That winter, half way through my 6th grade and shortly after my 12th birthday, my parents made the decision to move back to the U.S. and start working by planting pine trees for paper companies, lumber companies and private owners.
I started working to help my family survive. In fact, we all worked.
|Jaime (approx. 13 years old) and a brother planting trees|
My father became very ill in the harsh winter and the money he was making was barely enough to feed the family. I was old enough to understand the severity of the situation, but young enough to believe in them and trust that everything would be okay. We continued to work and in our free time my mother would have us read and do math problems to keep up with our education. It wasn’t accredited but it was all we had at the moment.
Romero boys, around 8-14 yrs. old;
Jaime is the tall one with a trash bag
over his head and a thick jacket,
to protect himself from bee stings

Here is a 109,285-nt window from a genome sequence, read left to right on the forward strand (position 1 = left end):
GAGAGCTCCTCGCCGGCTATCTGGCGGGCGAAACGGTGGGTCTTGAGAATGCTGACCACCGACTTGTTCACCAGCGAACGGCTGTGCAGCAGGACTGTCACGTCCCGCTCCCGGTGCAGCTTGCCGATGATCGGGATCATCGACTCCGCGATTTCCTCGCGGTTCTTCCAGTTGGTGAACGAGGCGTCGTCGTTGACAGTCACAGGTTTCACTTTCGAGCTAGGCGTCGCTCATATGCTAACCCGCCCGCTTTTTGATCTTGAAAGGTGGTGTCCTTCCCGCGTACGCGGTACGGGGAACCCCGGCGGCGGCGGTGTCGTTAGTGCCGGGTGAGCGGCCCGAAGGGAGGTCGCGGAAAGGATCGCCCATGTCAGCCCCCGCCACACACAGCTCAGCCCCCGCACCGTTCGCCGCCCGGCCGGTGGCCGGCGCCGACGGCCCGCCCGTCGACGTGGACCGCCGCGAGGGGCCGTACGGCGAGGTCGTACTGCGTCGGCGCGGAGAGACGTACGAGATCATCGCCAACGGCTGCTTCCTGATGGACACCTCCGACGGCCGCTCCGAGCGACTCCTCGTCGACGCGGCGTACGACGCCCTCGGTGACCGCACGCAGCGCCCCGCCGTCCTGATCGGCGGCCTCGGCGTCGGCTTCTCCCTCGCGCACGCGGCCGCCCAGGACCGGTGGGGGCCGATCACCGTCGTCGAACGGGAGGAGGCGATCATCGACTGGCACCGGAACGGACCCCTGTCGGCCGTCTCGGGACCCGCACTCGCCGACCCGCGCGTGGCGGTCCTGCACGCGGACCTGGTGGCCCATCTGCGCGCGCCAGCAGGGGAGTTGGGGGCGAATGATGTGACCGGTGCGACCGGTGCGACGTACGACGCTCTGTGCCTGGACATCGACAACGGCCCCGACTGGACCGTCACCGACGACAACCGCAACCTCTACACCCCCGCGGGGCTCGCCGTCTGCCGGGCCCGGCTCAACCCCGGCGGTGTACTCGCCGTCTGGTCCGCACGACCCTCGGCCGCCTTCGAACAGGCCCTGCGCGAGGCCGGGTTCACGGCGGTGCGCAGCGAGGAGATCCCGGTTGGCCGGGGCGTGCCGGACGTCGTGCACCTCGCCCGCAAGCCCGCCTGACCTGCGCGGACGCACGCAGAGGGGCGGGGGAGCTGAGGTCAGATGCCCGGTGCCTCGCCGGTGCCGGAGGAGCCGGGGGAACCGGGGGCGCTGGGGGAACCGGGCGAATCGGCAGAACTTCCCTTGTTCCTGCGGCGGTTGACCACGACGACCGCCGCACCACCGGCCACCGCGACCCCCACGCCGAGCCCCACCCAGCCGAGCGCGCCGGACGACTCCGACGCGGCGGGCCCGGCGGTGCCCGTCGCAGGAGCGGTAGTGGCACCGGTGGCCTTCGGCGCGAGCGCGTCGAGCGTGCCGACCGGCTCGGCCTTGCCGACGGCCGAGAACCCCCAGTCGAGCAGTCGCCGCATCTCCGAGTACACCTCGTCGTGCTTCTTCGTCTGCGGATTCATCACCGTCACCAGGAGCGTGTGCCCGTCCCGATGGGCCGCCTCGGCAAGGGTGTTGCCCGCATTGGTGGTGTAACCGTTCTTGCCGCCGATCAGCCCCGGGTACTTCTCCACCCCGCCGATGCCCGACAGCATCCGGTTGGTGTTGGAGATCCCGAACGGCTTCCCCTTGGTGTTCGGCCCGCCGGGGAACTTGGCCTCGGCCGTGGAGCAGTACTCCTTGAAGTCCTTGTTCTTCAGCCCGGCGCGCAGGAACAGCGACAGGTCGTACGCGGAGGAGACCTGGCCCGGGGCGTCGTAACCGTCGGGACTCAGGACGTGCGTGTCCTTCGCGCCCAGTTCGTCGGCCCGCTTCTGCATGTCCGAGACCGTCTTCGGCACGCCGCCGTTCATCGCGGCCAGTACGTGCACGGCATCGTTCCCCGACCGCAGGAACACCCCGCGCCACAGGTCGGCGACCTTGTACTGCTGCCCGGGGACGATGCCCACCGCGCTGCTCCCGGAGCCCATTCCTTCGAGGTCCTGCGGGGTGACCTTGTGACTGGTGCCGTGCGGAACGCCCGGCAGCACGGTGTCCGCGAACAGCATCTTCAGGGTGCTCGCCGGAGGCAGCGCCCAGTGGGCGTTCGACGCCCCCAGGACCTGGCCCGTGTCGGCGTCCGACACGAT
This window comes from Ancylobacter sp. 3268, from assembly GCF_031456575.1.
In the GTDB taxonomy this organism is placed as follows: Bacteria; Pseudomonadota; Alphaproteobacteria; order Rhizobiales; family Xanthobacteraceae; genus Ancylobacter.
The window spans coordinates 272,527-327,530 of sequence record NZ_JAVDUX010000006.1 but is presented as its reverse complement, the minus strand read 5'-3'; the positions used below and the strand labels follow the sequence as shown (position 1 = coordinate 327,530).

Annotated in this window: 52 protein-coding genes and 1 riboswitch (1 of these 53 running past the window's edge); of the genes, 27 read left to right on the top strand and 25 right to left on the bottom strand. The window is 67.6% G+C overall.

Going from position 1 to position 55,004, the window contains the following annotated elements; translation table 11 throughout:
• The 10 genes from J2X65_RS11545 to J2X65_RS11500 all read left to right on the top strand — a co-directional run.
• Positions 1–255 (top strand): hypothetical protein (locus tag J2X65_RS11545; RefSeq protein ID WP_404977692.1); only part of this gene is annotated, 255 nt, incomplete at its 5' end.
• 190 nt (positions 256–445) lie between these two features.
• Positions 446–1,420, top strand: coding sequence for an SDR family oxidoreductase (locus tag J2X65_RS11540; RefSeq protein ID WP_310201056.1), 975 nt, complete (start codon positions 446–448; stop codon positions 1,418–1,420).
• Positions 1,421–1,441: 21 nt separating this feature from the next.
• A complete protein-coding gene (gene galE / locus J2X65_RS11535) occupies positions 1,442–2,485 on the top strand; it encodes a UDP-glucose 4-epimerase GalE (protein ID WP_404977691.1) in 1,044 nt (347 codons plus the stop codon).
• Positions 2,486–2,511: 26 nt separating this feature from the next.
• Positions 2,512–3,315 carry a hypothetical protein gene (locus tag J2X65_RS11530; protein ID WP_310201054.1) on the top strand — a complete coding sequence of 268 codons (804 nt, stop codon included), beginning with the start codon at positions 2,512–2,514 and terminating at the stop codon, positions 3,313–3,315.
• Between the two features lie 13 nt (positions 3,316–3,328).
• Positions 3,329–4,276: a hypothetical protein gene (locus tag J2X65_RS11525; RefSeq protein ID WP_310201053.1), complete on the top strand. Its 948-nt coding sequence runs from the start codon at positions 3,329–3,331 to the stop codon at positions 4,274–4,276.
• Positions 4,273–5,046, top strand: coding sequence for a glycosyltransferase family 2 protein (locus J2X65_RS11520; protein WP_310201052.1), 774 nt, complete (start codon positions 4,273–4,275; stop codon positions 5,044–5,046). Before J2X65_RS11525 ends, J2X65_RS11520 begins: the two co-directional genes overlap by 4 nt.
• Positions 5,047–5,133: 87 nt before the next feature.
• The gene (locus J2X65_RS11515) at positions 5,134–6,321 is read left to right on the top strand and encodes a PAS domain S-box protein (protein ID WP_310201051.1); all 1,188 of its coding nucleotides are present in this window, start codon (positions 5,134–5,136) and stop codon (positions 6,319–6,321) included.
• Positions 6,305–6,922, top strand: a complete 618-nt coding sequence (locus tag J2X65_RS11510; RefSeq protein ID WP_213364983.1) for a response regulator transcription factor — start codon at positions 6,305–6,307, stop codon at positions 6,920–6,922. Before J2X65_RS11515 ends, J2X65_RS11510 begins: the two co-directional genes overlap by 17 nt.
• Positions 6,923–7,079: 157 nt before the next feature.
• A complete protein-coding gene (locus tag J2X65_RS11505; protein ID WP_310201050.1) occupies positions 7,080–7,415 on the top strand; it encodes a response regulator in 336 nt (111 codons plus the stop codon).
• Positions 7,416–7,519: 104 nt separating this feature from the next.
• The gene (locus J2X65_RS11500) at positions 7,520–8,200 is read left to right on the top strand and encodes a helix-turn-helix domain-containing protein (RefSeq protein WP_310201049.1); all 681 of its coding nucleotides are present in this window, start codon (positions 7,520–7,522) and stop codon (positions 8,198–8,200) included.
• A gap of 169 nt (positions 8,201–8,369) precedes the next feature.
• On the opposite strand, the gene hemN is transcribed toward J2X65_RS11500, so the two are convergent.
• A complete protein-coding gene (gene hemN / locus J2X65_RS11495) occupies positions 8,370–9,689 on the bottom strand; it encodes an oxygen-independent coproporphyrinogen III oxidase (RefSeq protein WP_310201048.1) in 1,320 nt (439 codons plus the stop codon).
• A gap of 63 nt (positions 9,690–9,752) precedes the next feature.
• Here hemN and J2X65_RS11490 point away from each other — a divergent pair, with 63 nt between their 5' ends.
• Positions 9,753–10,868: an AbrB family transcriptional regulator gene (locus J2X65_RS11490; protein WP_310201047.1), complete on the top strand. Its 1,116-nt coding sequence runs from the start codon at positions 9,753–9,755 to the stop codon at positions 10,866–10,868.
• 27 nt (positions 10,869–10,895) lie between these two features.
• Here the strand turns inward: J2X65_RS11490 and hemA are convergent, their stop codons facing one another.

while harvesting honey
I stayed out of school for 5 years and continued to work with my family to better our situation. By the end, we had bought a piece of land with a trailer home that to us felt like a mansion. By this time - 1994 - I was a 17-year old boy with no real education but a lot of work experience and a will to survive.
High school graduation photo
[M]y brother was graduating high school and I knew that the cost of out-of-state tuition would be even more tasking for my family if both of us went out of state. So, I transferred to Bethel College in McKenzie, Tennessee. While at Bethel College I realized that I needed more money for school because the soccer scholarship I had at the time was not enough.Romero did some research and found the Army ROTC program at UT Martin, which would pay for school. He enrolled in the fall of 1999 and earned his college degree in the spring of 2002. Making Romero's graduation that much more meaningful was the fact that another Romero who had been on an intermittent pursuit of education for even longer - his father - graduated college with him.
Romero entered flight school in 2002 and planned to become a helicopter pilot, but in flight school he decided to apply to dental school. He enrolled in the University of Tennessee College of Dentistry in Memphis in the fall of 2003.
So, I transferred to the Dental Corp sometime around 2004 and that is where I have been serving since. After graduating dental school in May of 2007, I got accepted to an internship in Oral and Maxillofacial Surgery in Cleveland, Ohio.